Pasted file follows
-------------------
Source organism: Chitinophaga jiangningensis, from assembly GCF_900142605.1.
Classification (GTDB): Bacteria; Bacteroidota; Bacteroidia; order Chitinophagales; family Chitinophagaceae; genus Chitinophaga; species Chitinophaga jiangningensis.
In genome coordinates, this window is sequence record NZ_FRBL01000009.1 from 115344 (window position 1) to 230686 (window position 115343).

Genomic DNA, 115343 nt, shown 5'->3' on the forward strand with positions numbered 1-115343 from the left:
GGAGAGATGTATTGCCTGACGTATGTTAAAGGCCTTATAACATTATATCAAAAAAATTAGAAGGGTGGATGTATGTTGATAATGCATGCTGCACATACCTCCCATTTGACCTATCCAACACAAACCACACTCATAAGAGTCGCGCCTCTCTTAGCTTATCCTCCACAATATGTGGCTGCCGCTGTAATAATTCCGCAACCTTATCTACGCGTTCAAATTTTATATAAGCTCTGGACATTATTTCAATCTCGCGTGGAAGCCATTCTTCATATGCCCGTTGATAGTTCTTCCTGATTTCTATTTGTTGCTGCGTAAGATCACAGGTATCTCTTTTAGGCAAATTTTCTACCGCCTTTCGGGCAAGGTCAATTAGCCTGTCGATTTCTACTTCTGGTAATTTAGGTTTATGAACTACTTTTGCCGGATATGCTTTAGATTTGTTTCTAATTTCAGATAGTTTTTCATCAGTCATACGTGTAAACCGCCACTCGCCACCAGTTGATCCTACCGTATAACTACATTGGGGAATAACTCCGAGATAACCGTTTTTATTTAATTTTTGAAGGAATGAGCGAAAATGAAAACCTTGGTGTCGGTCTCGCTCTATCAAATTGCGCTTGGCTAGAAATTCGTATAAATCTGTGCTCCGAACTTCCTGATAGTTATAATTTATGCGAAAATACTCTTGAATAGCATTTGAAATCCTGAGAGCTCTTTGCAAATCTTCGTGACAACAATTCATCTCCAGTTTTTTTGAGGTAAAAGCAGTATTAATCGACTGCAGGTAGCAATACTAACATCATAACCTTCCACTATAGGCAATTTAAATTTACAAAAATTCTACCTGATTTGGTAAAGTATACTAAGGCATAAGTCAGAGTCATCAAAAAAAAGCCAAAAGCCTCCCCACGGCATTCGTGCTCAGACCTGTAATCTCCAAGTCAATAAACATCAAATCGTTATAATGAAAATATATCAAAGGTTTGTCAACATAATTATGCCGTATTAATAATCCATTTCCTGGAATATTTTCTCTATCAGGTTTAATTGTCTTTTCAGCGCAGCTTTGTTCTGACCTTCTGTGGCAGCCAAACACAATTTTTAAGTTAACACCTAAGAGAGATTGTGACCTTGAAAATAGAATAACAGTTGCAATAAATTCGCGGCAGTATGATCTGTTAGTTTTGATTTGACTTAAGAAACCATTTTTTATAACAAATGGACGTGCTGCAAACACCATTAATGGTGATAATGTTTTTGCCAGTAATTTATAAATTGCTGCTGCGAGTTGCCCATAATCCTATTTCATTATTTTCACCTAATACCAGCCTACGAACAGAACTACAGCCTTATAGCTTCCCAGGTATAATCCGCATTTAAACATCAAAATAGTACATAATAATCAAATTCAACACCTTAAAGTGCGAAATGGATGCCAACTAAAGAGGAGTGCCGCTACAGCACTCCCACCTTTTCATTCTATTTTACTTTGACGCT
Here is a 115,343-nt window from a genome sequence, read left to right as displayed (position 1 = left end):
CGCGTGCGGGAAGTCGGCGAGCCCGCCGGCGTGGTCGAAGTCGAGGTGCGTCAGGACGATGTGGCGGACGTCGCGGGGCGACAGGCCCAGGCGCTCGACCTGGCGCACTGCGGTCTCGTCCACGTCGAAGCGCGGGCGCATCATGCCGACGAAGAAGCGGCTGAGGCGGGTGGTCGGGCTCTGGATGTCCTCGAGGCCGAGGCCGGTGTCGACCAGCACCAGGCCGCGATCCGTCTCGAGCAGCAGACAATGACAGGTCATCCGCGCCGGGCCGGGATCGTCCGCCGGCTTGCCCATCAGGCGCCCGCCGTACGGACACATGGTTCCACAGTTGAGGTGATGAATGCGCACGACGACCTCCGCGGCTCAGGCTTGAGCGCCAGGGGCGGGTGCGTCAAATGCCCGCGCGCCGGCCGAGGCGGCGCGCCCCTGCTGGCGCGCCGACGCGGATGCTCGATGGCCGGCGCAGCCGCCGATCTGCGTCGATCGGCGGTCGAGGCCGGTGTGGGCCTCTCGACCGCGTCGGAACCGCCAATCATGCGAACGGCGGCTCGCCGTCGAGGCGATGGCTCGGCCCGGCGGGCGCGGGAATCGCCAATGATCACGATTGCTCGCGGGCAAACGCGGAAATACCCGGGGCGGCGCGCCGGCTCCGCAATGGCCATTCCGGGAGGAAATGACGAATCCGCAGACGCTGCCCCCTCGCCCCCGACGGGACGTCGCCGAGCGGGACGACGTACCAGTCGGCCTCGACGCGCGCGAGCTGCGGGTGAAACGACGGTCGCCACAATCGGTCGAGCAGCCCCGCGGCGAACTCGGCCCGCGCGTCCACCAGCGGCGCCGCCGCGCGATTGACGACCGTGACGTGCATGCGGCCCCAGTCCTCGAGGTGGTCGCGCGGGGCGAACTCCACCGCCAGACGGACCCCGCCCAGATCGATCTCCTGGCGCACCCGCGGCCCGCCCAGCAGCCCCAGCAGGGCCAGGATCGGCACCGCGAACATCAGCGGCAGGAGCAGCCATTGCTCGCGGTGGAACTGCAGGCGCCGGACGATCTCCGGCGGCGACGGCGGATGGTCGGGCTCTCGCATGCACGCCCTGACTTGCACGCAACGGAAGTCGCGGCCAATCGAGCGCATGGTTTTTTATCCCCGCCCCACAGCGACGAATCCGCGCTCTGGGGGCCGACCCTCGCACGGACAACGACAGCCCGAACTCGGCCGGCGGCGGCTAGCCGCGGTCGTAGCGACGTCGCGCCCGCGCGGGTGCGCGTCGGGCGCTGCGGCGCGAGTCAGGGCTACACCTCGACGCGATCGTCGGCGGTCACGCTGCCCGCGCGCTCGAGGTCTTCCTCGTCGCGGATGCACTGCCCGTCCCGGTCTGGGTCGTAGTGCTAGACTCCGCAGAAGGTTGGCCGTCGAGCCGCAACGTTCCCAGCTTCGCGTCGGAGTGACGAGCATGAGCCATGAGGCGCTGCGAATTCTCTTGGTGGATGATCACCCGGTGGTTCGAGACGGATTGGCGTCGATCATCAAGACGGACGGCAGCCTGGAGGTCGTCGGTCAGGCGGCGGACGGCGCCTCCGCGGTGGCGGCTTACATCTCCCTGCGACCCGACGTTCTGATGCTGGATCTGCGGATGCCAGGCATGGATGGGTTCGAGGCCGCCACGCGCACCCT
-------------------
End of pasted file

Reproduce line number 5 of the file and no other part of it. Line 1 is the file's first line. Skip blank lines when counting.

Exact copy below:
GGAGAGATGTATTGCCTGACGTATGTTAAAGGCCTTATAACATTATATCAAAAAAATTAGAAGGGTGGATGTATGTTGATAATGCATGCTGCACATACCTCCCATTTGACCTATCCAACACAAACCACACTCATAAGAGTCGCGCCTCTCTTAGCTTATCCTCCACAATATGTGGCTGCCGCTGTAATAATTCCGCAACCTTATCTACGCGTTCAAATTTTATATAAGCTCTGGACATTATTTCAATCTCGCGTGGAAGCCATTCTTCATATGCCCGTTGATAGTTCTTCCTGATTTCTATTTGTTGCTGCGTAAGATCACAGGTATCTCTTTTAGGCAAATTTTCTACCGCCTTTCGGGCAAGGTCAATTAGCCTGTCGATTTCTACTTCTGGTAATTTAGGTTTATGAACTACTTTTGCCGGATATGCTTTAGATTTGTTTCTAATTTCAGATAGTTTTTCATCAGTCATACGTGTAAACCGCCACTCGCCACCAGTTGATCCTACCGTATAACTACATTGGGGAATAACTCCGAGATAACCGTTTTTATTTAATTTTTGAAGGAATGAGCGAAAATGAAAACCTTGGTGTCGGTCTCGCTCTATCAAATTGCGCTTGGCTAGAAATTCGTATAAATCTGTGCTCCGAACTTCCTGATAGTTATAATTTATGCGAAAATACTCTTGAATAGCATTTGAAATCCTGAGAGCTCTTTGCAAATCTTCGTGACAACAATTCATCTCCAGTTTTTTTGAGGTAAAAGCAGTATTAATCGACTGCAGGTAGCAATACTAACATCATAACCTTCCACTATAGGCAATTTAAATTTACAAAAATTCTACCTGATTTGGTAAAGTATACTAAGGCATAAGTCAGAGTCATCAAAAAAAAGCCAAAAGCCTCCCCACGGCATTCGTGCTCAGACCTGTAATCTCCAAGTCAATAAACATCAAATCGTTATAATGAAAATATATCAAAGGTTTGTCAACATAATTATGCCGTATTAATAATCCATTTCCTGGAATATTTTCTCTATCAGGTTTAATTGTCTTTTCAGCGCAGCTTTGTTCTGACCTTCTGTGGCAGCCAAACACAATTTTTAAGTTAACACCTAAGAGAGATTGTGACCTTGAAAATAGAATAACAGTTGCAATAAATTCGCGGCAGTATGATCTGTTAGTTTTGATTTGACTTAAGAAACCATTTTTTATAACAAATGGACGTGCTGCAAACACCATTAATGGTGATAATGTTTTTGCCAGTAATTTATAAATTGCTGCTGCGAGTTGCCCATAATCCTATTTCATTATTTTCACCTAATACCAGCCTACGAACAGAACTACAGCCTTATAGCTTCCCAGGTATAATCCGCATTTAAACATCAAAATAGTACATAATAATCAAATTCAACACCTTAAAGTGCGAAATGGATGCCAACTAAAGAGGAGTGCCGCTACAGCACTCCCACCTTTTCATTCTATTTTACTTTGACGCT